Posse files lawsuit against Sheriff

Published 12:00 am Saturday, July 8, 2000

In a memo from the Butler County Sheriff's Office dated May 30, to the Butler County Sheriff's Posse, Sheriff Diane Harris tells all members ". . .as of this date the Butler County Sheriff's Posse is being disbanded." However, Posse leadership is saying Harris does not have the authority to disband the organization, and the group is willing to take the Sheriff to court to prove it.

In fact, a complaint filed in the Circuit Court of Butler County on June 23, on behalf of the Posse, names Harris as the defendant and petitions the court for relief from what Posse members are saying is a case of the Sheriff overstepping her authority.

Noah Flowers, first director of the Sheriff's Posse of Butler County, said the Posse and Harris began having disagreements over membership and the Posse's role with the Sheriff's Office more than a year ago, and the relationship between the organization and the BCSO has been deteriorating ever since. The disagreements, Flowers said, finally boiled over just prior to the Hank Williams Festival, which prompted Harris to issue the aforementioned memo.

Flowers said that as part of the group's fund-raising activities, it regularly works parking control at events such as Calico Fort, Hank Williams Festival and the Family Fourth event at Cambrian Ridge. In the memo issued by Harris, the Sheriff states she and Flowers came to the agreement at this year's Calico Fort event in April that the Posse would work parking there, and the BCSO Auxiliary and Reserve would work those duties at the Hank Williams Festival.

However, Flowers said he had only a brief conversation with Harris at that event, and that no such agreement was reached. Flowers said the group later received an invitation from Georgiana Police Chief James Blackmon to work parking for the Hank Williams Festival in return for a fee of $600. When Posse members showed up in uniform to work the event, however, the group says in it's complaint that the Sheriff "interfered, intimidated and harassed members of the Posse during said event threatening to "forcibly remove" the members for identifying themselves by wearing their usual uniforms as members of the Butler County Sheriff's Posse."

Flowers said the Posse was formed in 1977 under the administration of then Sheriff Charlie Pouncey, and Flowers said the organization has had a healthy working relationship with the BCSO under parts of four administrations. The group was incorporated as a non-profit organization in 1984, as its own distinct and legal entity, for the purposes of collecting and distributing monies for charitable purposes.

In its articles of incorporation, the posse states its objectives "to be limited to charitable, benevolent, eleemosynary, educational, civic, patriotic, social fraternal, literary, cultural, athletic, scientific, agricultural, horticultural and animal husbandry purposes for the benefit of the people of the State of Alabama."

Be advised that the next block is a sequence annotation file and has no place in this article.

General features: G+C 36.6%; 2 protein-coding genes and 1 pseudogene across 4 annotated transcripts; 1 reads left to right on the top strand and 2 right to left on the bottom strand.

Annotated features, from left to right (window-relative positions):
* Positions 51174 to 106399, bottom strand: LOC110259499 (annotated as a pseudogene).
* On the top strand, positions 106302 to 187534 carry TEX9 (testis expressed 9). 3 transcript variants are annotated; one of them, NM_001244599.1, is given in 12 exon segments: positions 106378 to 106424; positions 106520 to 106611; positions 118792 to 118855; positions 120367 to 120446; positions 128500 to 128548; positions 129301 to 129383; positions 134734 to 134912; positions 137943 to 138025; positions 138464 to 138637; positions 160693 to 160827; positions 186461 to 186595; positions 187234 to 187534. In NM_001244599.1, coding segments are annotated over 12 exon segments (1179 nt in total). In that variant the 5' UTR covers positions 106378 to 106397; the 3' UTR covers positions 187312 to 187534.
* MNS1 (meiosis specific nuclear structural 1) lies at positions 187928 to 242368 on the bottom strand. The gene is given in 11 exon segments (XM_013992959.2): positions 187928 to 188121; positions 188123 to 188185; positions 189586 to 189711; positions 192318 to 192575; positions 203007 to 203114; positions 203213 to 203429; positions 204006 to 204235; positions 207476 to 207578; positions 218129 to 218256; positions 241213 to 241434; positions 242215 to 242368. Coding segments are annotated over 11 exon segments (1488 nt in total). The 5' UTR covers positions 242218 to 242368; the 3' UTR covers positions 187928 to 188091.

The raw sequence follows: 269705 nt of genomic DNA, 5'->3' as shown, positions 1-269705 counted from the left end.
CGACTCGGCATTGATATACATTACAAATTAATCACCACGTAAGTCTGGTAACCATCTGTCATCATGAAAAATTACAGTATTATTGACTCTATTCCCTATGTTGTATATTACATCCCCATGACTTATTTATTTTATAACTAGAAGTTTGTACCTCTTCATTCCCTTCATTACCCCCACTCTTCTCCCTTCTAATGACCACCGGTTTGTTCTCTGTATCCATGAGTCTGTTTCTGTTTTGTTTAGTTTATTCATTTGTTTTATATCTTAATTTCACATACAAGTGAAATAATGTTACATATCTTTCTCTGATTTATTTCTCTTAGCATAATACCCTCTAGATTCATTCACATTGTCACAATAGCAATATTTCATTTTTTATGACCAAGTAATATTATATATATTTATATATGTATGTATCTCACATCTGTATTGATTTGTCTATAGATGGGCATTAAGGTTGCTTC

However, in the organization's bylaws, the first objective of the organization is "to help maintain peace, order and the law of our community, to be public spirited, to promote good fellowship under the supervision of the Sheriff of Butler County. . ."

Harris says it is this supervisory capacity that gives her the authority to disband the organization on the grounds that, as a whole, the group has not fulfilled its responsibilities to the BCSO

"On numerous occasions I have experienced a lack of response from Posse members when I would call them out to work," Harris said. "We have an auxiliary and reserve program that participates fully with the our activities, and I don't feel that we need two organizations to fill the same need."

Harris also said there have been occasions in which she experienced problems with Posse members following orders. And, she said she would not support an organization operating under a name that associates itself with her office if she could not depend on the membership to follow orders issued by the BCSO.

"They can call themselves anything they want and continue doing their charity work," Harris said. "As long as they leave the Butler County Sheriff out of it."

The name is what Flowers said the organization is trying to protect. He said the Posse was first formed and then later legally incorporated under the name "Sheriff's Posse of Butler County," and the group wants to continue to be identified by the name it has used for more than 23 years.

"We don't care if she wants to use us for law enforcement activities in the future," Flowers said. "We just want her to recognize that she doesn't have the authority to dissolve our corporation or take away our name."

Flowers said the group's lawsuit against Harris seeks three basic requests. First, the Posse wants the Sheriff to recognize that the organization is a separate, distinct and independent entity from the Butler County Sheriff's Office for the legal purposes as outlined in its articles of incorporation. Second, the group wants to protect its name. And finally, the Posse is seeking the recovery of $600 it was promised by the city of Georgiana that they are saying the BCSO denied it from receiving. The Posse is also seeking recovery of attorney's fees.

Harris said the Posse had already been officially disbanded prior to the June 3 Hank Williams Festival, and she will not agree to the organization's use of any name that identifies it with the Butler County Sheriff's Office.